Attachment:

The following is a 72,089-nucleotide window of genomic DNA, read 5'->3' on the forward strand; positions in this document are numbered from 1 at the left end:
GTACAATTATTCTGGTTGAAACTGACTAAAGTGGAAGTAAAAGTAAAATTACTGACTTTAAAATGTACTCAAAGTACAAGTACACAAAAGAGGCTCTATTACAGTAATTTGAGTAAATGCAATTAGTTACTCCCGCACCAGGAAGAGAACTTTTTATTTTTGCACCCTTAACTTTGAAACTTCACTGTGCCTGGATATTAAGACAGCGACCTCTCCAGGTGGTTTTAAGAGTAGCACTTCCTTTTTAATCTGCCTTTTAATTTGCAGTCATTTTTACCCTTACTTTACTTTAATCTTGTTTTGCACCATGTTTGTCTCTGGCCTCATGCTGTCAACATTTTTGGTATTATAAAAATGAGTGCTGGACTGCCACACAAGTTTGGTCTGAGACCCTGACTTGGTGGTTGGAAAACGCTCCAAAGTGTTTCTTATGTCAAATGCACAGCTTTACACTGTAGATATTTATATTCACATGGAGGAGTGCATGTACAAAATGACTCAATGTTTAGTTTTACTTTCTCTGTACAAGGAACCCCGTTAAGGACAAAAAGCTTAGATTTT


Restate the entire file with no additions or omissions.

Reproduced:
The following is a 72,089-nucleotide window of genomic DNA, read 5'->3' on the forward strand; positions in this document are numbered from 1 at the left end:
GTACAATTATTCTGGTTGAAACTGACTAAAGTGGAAGTAAAAGTAAAATTACTGACTTTAAAATGTACTCAAAGTACAAGTACACAAAAGAGGCTCTATTACAGTAATTTGAGTAAATGCAATTAGTTACTCCCGCACCAGGAAGAGAACTTTTTATTTTTGCACCCTTAACTTTGAAACTTCACTGTGCCTGGATATTAAGACAGCGACCTCTCCAGGTGGTTTTAAGAGTAGCACTTCCTTTTTAATCTGCCTTTTAATTTGCAGTCATTTTTACCCTTACTTTACTTTAATCTTGTTTTGCACCATGTTTGTCTCTGGCCTCATGCTGTCAACATTTTTGGTATTATAAAAATGAGTGCTGGACTGCCACACAAGTTTGGTCTGAGACCCTGACTTGGTGGTTGGAAAACGCTCCAAAGTGTTTCTTATGTCAAATGCACAGCTTTACACTGTAGATATTTATATTCACATGGAGGAGTGCATGTACAAAATGACTCAATGTTTAGTTTTACTTTCTCTGTACAAGGAACCCCGTTAAGGACAAAAAGCTTAGATTTT